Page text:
This week, Jews around the world are marking Tisha B'Av, a day of mourning for all that is broken in ourselves and in our world. Judaism generally pla...
In this world where so much seems beyond our will, what is within our grasp to hold on to?
Someday, the Ninth of Av will change from a day of destruction to a day of celebration. How can we speed up the process? ...
This year, amidst the war that rages on the ground, in the shattered remnants of our hearts, we believe the world needs an extra Shabbat of Comfort, an extra dose of compassion, an extra week to seek comfort for all of God's fragile creation.
A few days ago I downloaded the "Code Red" app to my phone that Israelis use to follow the thousands of rockets being launched over the border from Gaza. Over the course of thirty minutes the phone sounded more than 10 times.
In Jewish tradition, on this very day of disaster Mashiach (Messiah) was born, but hidden away till a generation would come that is ready to make peace and eco-social justice in the world.
How can we draw on the ancient wisdom of Biblical Israel as an indigenous people in sacred relationship with the Earth? How can we use this storehouse of wisdom toward helping heal all Humanity and Mother Earth today, from a crucial planetary crisis threatening the very life and health of all of us?
While numerous joyous events took place on Tu B'Av, it may seem a bit strange that our sages relate that no other day even comes close.
Yesterday, Jews around the world observed Tisha B'Av, a fast day commemorating half a dozen Jewish tragedies, the most significant being the destructions of the First and Second Temples in Jerusalem.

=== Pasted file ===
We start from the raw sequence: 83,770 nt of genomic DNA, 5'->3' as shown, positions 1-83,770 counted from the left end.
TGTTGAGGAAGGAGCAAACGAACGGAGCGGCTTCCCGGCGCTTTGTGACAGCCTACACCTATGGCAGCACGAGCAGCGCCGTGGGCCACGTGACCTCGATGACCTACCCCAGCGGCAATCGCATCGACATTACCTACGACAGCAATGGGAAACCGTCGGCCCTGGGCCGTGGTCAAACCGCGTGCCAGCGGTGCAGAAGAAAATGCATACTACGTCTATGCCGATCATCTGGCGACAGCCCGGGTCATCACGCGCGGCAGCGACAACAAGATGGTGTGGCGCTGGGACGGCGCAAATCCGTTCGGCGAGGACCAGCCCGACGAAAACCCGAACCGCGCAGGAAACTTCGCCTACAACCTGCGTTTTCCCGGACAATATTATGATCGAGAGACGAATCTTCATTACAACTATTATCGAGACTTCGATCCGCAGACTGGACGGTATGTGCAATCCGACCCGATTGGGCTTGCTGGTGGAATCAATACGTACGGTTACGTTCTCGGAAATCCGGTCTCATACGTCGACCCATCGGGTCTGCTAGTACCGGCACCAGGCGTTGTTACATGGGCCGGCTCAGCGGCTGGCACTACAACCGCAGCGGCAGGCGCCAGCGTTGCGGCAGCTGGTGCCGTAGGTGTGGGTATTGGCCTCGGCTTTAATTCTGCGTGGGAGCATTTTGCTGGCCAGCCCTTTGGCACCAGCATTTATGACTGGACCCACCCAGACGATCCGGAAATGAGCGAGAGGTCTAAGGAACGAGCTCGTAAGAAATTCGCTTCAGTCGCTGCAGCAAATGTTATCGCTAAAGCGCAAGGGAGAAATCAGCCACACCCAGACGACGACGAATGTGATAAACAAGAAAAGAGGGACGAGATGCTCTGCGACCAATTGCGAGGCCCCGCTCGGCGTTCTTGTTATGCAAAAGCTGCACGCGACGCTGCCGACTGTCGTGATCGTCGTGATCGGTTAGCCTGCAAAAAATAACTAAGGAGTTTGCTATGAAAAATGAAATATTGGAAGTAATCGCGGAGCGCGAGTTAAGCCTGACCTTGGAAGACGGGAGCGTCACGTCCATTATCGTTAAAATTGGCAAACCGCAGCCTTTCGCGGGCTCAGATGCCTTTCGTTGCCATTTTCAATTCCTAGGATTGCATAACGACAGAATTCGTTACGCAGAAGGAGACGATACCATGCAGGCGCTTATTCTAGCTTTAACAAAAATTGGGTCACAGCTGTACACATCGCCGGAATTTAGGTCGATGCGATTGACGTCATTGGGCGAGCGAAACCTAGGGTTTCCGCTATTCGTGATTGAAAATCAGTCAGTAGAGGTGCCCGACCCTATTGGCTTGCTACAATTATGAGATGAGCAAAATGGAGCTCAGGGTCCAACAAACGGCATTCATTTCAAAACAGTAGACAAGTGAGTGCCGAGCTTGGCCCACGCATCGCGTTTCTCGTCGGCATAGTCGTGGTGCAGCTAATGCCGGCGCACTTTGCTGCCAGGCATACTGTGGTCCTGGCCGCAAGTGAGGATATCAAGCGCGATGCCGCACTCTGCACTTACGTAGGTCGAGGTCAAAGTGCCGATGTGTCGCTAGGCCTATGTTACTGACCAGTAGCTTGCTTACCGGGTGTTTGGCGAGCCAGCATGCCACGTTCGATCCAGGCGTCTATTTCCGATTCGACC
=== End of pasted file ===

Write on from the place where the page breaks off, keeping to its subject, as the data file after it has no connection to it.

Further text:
This Tisha B'Av was especially poignant. For we weep and fast this year together with more than a billion Muslims, who are fasting in this month of Ramadan.
Tisha B'Av is the culmination of a period of three weeks of mourning, which begins on the 17th day of Tammuz, the day the Roman army breached the walls surrounding Jerusalem in 69 CE.
This week, we are immersed in the days leading up to the most mournful day in the Jewish calendar, Tisha B'Av, which marks the destruction of both Temples in Jerusalem and the horrific degradation and loss of life that were wrought.
If Jewish-owned and Jewish-supported businesses worked with governments and local producers, we could set a new standard that honors and even raises the prevailing wage in countries. We could be proud of the clothes we wear, and not just because it's the "in" look.
On Tisha B'av, we weep while recalling the most difficult moments in Jewish history. So how are we supposed to deal with adversity in our lives?
Lamentations, one of the five scrolls in the Jewish Bible, is a response to the destruction of the first Temple. Written in a dense, terse, poetically rich and complex five chapters, it has been a challenging text since its appearance.
We fast on Tisha B'Av because we still have not improved; we still have not strived to our fullest capacity to achieve real equity and justice. There is so much that needs to be done for the poor in our own neighborhoods, both within the Jewish community and without.